the face of the glorious Sun of love, and is also 1. God is not the end of reason, nakedly con- set into us by the Spirit's illumination, that sheds sidered, but he is the end which love inclines us abroad this love in our hearts, then will the holy to, and which by love is attained, and by love fire burn, which comes from heaven, and leads enjoyed : the understanding of which would re- to heaven, and will never rest till it have reached solve many great perplexing difficulties that its centre, and brought us to the face and arms step into our way in theological studies. I will of God. name no more now, but only that it teaches us, 5. From the fatherly relation and love of God, how both God and our own felicity in the frui- we must learn to trust him, and rest our souls in tion of him, may be said to be our ultimate end, his securing love. Shall we distrust a Father; without any contradiction, yet so that it be emi. an omnipotent father! Therefore is this relanently and chiefly God. For it is a union, such tion prefixed to the petitions of the Lord's prayer, as our natures are capable of, that is desired, in and we begin with our Father which art in which the soul doth long to be swallowed up in heaven, that when we remember his love, and God; understand but what a filial or friendly our interest in him, and his all-sufficiency, we love is, and you may understand what a regular may be encouraged to trust him, and make our intention is, and how God must be the Christian's addresses to him. If a Father, and such a Father, end.
smite me, I will submit, and kiss the rod : for I 2. Withal it shows us, that the most direct know it is the healing fruit of love. If a Father, and excellent means of our felicity, and to our and such a Father, afflict me; wound me, deal end, are those that are most suited to the work strangely with me, and grieve my flesh, let me of love. Others are means more remotely, and not murmur or distrust him ; for he well undernecessary in their places; but these directly. stands what he doth ; and nothing that shall hurt Therefore the promises and narratives of the me finally can come from omnipotent paternal love and mercy of the Lord, are the most direct love. If a Father, and such a Father, kill me, yet and powerful part of the gospel, conducing to let me trust in him, and let not my soul repine our end: and the threatenings the remoter at his proceedings, nor tremble at the separating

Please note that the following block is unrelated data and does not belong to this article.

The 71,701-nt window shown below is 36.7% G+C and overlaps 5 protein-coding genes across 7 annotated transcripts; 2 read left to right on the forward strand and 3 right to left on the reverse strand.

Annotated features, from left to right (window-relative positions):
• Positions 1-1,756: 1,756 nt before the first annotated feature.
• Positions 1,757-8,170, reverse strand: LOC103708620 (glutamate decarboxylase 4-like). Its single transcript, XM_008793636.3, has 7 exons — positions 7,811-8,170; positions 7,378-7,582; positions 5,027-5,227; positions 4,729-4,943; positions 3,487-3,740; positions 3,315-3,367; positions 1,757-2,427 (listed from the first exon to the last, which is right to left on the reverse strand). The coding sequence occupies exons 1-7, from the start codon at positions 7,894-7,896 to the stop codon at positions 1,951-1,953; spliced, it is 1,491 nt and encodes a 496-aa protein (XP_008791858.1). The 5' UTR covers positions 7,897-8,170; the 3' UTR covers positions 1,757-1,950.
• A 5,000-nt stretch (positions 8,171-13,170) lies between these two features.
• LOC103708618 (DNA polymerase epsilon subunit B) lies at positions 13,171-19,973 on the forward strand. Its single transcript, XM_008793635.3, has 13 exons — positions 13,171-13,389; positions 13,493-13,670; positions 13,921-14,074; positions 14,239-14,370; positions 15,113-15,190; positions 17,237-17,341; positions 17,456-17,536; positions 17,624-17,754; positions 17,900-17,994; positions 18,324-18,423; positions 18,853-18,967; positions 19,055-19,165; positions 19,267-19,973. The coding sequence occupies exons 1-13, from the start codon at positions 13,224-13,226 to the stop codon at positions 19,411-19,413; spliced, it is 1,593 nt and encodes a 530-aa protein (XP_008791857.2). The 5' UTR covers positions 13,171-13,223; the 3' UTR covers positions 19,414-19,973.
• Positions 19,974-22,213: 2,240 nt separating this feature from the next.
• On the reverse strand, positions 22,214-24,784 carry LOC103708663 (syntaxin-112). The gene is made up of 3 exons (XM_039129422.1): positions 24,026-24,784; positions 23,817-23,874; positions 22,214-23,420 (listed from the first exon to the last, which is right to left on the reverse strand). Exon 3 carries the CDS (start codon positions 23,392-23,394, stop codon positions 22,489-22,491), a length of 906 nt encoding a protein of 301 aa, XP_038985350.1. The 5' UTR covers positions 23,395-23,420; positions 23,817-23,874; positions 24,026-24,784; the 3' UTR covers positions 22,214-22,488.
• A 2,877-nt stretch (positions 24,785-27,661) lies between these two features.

Therefore as grace was advanced in the stroke of death. A beast knows not when we world, the promissory part of God's covenant or strive with him, what we intend, whether to cure, law, grew more illustrious, and the gospel con- or to kill him : but a child need not fear a killing sisted so much of promises, that it is called 'glad blow, nor a loving soul a damning death, from tidings of great joy. Therefore the most full such a Father. If he be a Father, where is his demonstration of God's goodness and loveliness love and trust ? to our hearers, is the most excellent part of all 6. If God be our Father, and so wonderful a our preaching, though it is not all. And there- benefactor to us, then thanks and praise must be fore the meditation of redemption is more power- our most constant work, and must be studied ful than the bare meditation of creation, because above all the rest of duty, and most diligently it is redemption that most eminently reveals performed. If the tongue of man, which is called love. Therefore Christ is the principal means his glory, be made for any thing, and good for of life, because he is the principal messenger and any thing, it is to give the Lord his glory, in demonstration of the Father's love, and by the the thankful acknowledgment of his love and wonders of love which he reveals and exhibits mercies, and the daily cheerful praises of his in his wondrous grace, he wins the soul to the name. Let this then be the Christian's work. love of God. For God will have external ob- 7. The children of such a Father should live a jective means, and internal effective means con- contented, cheerful life. Diligence becomes them, cur, because he will work on man agreeably to but not contrivances for worldly greatness, nor the nature of man. Though there was never cares for that which their Father hath promised given out such prevalent invincible measures of them to care for. Humility and reverence bethe Spirit, as Christ hath given for the renewing seems them, but not dejection and despondency of those that he will save, yet shall not that of mind, and a still complaining, fearful, troubled, Spirit do it without as excellent objective means. disconsolate soul. If the children of such a Father Though Christ, and the riches of his grace shall not be bold, confident, and cheerful, let